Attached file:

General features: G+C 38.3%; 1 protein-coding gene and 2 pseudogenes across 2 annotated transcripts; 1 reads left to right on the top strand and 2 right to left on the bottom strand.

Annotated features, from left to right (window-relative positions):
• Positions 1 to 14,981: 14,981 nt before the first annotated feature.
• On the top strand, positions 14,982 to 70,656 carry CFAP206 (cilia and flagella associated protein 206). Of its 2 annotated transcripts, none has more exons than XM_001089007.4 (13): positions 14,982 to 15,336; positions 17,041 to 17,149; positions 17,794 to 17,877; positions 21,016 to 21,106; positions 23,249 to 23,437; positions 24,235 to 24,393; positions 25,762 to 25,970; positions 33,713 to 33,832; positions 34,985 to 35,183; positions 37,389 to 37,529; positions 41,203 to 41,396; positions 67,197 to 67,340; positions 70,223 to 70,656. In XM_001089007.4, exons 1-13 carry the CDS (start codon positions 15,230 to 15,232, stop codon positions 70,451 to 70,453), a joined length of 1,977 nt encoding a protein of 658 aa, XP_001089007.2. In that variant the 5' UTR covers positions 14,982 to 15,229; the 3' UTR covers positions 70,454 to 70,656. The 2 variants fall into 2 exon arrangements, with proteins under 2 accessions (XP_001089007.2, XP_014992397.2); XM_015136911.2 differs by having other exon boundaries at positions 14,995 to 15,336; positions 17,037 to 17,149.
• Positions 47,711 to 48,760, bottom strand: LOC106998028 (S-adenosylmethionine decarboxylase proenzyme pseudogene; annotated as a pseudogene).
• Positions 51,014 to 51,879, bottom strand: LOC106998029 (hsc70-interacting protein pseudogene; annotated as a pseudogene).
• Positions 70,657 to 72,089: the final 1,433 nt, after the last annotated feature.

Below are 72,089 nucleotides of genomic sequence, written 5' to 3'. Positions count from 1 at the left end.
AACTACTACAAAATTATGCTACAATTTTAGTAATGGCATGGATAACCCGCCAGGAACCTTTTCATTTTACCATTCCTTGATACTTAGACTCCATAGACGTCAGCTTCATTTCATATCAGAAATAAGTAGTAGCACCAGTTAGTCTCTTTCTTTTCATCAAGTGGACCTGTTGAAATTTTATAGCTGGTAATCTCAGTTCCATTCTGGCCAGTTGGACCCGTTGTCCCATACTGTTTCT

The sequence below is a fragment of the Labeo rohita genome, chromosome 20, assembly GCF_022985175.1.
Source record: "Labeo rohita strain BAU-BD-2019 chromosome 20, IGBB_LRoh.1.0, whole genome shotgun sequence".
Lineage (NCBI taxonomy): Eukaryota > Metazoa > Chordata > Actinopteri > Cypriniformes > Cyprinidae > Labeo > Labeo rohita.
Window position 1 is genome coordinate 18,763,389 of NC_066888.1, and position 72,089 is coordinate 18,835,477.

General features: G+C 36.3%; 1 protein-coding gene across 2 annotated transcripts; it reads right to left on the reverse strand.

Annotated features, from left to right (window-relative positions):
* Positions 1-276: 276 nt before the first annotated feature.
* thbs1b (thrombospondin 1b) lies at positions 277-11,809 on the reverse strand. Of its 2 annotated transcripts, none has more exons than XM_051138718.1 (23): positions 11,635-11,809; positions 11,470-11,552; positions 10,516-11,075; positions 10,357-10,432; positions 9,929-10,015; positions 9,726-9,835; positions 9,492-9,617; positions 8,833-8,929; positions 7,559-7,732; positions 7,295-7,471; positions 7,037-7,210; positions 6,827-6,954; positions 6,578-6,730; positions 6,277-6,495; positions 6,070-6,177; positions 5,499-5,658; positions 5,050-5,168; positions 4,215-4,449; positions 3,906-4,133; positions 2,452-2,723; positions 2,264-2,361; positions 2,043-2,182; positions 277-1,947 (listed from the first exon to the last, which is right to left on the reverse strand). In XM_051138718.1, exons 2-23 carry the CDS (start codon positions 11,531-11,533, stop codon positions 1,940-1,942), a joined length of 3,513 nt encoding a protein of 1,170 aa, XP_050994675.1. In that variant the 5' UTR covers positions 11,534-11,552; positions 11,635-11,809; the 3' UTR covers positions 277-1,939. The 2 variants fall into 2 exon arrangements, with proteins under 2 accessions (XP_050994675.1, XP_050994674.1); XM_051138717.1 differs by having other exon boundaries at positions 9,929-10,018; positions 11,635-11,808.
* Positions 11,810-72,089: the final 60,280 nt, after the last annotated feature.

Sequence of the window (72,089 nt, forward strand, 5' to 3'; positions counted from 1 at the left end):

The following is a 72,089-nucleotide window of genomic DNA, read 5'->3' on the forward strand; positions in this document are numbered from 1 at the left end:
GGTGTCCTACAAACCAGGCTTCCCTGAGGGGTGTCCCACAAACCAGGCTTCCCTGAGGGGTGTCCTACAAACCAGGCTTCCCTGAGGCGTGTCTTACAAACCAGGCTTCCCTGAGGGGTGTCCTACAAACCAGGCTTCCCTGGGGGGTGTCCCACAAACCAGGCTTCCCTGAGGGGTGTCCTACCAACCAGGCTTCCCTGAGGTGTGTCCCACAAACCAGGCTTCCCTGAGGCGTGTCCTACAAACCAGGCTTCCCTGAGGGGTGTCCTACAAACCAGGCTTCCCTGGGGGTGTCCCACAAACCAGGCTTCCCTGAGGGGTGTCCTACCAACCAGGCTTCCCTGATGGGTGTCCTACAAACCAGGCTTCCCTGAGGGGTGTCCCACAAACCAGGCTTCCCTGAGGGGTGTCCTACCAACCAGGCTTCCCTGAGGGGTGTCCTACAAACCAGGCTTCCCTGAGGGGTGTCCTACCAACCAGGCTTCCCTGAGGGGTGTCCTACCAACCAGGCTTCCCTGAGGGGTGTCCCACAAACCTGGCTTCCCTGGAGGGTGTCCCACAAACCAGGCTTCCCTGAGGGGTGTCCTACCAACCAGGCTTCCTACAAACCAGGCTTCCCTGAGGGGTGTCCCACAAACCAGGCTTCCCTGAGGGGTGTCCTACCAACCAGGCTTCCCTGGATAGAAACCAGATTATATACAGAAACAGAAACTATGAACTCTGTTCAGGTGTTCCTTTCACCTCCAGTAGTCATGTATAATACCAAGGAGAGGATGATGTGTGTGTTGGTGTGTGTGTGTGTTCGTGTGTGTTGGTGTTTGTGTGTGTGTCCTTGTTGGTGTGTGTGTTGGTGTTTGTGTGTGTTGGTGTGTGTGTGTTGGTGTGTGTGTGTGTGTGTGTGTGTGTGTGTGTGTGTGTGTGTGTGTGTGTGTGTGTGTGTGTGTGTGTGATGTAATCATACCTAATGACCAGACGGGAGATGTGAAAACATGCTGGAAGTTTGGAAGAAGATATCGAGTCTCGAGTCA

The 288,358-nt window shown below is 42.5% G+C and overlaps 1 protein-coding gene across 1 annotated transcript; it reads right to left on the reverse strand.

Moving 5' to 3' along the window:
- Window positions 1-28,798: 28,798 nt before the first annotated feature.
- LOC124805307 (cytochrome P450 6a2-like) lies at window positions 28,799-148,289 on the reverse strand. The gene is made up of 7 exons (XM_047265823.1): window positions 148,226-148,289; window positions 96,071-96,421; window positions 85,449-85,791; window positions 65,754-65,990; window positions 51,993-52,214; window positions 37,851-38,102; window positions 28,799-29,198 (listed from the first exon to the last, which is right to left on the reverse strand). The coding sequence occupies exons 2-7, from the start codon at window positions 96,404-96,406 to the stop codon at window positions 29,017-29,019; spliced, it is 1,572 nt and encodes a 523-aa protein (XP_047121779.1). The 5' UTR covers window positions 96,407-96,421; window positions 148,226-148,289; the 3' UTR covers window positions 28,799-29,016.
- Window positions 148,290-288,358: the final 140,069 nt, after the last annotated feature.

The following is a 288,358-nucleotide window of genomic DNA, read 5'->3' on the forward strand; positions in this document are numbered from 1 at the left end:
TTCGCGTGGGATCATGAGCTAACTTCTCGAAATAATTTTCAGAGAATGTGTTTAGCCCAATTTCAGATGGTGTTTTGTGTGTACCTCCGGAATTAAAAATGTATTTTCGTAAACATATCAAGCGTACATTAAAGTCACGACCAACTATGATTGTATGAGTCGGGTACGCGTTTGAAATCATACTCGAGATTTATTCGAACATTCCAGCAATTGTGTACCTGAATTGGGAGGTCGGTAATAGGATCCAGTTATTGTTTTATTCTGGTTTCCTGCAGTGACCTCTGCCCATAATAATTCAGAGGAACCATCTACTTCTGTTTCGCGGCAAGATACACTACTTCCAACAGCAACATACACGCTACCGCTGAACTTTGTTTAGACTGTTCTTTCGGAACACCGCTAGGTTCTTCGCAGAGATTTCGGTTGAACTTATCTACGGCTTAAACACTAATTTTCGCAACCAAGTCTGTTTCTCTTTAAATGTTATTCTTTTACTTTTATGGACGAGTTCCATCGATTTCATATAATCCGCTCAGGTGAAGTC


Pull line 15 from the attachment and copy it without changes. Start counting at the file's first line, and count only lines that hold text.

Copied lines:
Annotated features, from left to right (window-relative positions):